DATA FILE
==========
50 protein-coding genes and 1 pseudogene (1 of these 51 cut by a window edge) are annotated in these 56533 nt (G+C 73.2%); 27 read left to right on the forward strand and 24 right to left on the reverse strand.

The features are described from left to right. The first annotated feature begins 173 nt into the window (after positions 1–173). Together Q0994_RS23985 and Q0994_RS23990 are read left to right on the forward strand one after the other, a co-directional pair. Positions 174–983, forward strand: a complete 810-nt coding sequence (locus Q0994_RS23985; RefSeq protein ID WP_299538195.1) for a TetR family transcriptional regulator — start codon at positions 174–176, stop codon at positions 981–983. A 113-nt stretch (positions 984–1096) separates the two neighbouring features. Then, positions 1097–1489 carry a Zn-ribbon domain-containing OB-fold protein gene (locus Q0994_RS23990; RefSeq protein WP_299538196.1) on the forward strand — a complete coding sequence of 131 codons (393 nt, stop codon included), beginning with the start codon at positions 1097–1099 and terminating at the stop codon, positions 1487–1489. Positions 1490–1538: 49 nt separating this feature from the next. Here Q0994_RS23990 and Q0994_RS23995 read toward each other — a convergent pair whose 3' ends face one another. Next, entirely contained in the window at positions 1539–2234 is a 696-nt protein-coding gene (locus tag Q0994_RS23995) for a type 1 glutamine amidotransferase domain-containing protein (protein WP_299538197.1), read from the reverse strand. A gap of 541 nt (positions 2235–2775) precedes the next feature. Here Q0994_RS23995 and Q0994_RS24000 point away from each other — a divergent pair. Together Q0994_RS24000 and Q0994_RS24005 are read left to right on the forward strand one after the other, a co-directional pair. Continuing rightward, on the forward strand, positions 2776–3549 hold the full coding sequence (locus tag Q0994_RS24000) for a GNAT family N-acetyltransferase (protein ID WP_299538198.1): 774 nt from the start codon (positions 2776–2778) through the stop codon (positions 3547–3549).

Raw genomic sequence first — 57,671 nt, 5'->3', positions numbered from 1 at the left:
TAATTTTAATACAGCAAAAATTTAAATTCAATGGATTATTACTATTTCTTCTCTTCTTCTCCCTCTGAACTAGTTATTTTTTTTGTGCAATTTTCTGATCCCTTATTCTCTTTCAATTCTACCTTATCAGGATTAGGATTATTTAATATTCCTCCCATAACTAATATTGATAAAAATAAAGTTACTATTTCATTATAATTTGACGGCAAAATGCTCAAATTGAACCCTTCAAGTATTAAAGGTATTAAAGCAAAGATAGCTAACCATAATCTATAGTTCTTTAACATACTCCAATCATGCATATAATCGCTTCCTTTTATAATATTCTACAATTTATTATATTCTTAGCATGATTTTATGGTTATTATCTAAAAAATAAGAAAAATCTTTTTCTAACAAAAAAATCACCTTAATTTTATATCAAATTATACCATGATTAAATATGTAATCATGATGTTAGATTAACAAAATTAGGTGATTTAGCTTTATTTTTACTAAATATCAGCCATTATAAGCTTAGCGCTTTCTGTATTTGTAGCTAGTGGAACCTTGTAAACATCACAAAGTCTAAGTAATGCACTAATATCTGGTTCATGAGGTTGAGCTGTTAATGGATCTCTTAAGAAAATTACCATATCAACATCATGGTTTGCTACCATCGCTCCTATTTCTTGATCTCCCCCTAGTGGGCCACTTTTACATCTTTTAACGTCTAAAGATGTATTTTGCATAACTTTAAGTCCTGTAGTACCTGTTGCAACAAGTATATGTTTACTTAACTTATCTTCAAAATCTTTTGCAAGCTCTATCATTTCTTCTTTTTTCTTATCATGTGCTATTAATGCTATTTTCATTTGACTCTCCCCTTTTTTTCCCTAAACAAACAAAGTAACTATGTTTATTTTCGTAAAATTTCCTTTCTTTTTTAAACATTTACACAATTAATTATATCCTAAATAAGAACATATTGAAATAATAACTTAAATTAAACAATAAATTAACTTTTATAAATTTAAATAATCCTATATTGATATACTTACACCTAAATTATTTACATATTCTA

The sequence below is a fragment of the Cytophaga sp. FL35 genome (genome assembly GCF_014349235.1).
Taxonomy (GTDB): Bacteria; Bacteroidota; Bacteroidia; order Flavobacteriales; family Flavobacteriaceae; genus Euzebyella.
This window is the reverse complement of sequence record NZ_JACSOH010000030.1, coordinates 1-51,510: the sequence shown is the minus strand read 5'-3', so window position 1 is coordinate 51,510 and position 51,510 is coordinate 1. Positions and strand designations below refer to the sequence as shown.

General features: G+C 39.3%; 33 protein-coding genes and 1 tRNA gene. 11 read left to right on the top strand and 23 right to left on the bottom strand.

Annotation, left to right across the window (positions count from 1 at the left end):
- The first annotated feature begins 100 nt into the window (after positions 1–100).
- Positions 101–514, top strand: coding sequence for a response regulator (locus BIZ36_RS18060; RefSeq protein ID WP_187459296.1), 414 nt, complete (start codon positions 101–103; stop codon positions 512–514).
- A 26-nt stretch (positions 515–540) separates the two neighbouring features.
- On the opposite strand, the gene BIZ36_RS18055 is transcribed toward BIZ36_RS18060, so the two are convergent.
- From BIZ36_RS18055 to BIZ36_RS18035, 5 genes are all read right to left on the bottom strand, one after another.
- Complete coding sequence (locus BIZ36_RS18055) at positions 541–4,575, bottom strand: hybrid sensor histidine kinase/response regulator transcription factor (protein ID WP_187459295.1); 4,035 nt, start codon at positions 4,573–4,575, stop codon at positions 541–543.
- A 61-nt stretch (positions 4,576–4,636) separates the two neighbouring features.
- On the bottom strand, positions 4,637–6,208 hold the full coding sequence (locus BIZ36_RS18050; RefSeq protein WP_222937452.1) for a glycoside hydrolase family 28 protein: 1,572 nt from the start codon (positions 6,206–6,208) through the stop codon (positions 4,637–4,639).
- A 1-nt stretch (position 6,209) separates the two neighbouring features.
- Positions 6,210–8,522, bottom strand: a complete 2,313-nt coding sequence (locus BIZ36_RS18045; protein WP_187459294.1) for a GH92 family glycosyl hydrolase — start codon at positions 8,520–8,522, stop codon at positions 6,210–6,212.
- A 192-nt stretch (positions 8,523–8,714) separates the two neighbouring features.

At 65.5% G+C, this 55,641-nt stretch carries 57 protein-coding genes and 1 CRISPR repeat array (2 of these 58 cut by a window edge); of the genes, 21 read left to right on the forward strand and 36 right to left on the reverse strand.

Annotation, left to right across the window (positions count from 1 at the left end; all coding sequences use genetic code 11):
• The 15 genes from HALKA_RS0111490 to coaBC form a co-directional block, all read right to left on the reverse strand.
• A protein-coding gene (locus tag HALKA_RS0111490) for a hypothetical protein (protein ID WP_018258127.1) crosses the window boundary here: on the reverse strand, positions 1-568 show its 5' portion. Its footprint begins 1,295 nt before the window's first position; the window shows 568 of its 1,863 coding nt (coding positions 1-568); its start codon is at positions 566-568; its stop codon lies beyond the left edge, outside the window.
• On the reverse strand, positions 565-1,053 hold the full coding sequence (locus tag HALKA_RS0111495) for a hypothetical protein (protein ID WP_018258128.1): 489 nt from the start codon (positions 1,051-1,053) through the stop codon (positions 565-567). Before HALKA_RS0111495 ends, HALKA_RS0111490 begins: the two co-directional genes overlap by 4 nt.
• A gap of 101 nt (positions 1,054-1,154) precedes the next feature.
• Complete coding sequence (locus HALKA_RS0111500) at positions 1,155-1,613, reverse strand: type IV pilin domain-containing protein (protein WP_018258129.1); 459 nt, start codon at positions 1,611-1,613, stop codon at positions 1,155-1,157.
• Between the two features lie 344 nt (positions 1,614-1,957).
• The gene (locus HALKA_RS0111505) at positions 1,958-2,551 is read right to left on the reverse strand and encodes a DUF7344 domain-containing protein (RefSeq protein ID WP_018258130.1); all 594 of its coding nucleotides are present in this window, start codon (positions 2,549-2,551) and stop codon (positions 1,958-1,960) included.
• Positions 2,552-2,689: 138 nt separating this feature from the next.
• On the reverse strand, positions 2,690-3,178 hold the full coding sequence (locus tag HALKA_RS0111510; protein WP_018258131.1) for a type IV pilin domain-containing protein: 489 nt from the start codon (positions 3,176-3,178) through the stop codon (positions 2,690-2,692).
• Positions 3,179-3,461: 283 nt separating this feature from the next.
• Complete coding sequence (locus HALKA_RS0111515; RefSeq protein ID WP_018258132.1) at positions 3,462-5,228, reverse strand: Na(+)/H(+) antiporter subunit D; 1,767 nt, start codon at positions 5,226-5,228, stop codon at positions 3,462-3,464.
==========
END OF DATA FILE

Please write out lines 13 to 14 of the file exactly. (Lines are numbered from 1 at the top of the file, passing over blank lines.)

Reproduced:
- On the opposite strand, the gene BIZ36_RS18055 is transcribed toward BIZ36_RS18060, so the two are convergent.
- From BIZ36_RS18055 to BIZ36_RS18035, 5 genes are all read right to left on the bottom strand, one after another.